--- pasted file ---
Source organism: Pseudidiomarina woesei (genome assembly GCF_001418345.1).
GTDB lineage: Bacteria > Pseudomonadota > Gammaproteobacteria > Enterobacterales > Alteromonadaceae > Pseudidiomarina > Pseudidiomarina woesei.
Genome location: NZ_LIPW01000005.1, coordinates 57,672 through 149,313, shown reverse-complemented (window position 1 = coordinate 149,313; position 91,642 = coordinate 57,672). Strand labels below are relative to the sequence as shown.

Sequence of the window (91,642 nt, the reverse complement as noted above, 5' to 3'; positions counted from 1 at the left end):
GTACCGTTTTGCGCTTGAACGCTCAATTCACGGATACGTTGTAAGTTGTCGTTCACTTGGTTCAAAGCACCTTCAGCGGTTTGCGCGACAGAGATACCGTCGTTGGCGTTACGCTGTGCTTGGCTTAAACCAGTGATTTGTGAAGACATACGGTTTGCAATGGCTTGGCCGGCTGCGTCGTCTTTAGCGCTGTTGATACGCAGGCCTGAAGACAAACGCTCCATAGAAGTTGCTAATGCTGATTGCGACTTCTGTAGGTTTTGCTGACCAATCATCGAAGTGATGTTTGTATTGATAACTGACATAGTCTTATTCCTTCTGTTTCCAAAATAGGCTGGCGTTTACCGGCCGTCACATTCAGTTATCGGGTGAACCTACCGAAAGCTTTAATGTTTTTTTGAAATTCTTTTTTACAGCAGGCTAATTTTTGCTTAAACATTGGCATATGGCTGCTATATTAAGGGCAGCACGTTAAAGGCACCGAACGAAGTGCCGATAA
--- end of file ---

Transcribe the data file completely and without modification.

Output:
Source organism: Pseudidiomarina woesei (genome assembly GCF_001418345.1).
GTDB lineage: Bacteria > Pseudomonadota > Gammaproteobacteria > Enterobacterales > Alteromonadaceae > Pseudidiomarina > Pseudidiomarina woesei.
Genome location: NZ_LIPW01000005.1, coordinates 57,672 through 149,313, shown reverse-complemented (window position 1 = coordinate 149,313; position 91,642 = coordinate 57,672). Strand labels below are relative to the sequence as shown.

Sequence of the window (91,642 nt, the reverse complement as noted above, 5' to 3'; positions counted from 1 at the left end):
GTACCGTTTTGCGCTTGAACGCTCAATTCACGGATACGTTGTAAGTTGTCGTTCACTTGGTTCAAAGCACCTTCAGCGGTTTGCGCGACAGAGATACCGTCGTTGGCGTTACGCTGTGCTTGGCTTAAACCAGTGATTTGTGAAGACATACGGTTTGCAATGGCTTGGCCGGCTGCGTCGTCTTTAGCGCTGTTGATACGCAGGCCTGAAGACAAACGCTCCATAGAAGTTGCTAATGCTGATTGCGACTTCTGTAGGTTTTGCTGACCAATCATCGAAGTGATGTTTGTATTGATAACTGACATAGTCTTATTCCTTCTGTTTCCAAAATAGGCTGGCGTTTACCGGCCGTCACATTCAGTTATCGGGTGAACCTACCGAAAGCTTTAATGTTTTTTTGAAATTCTTTTTTACAGCAGGCTAATTTTTGCTTAAACATTGGCATATGGCTGCTATATTAAGGGCAGCACGTTAAAGGCACCGAACGAAGTGCCGATAA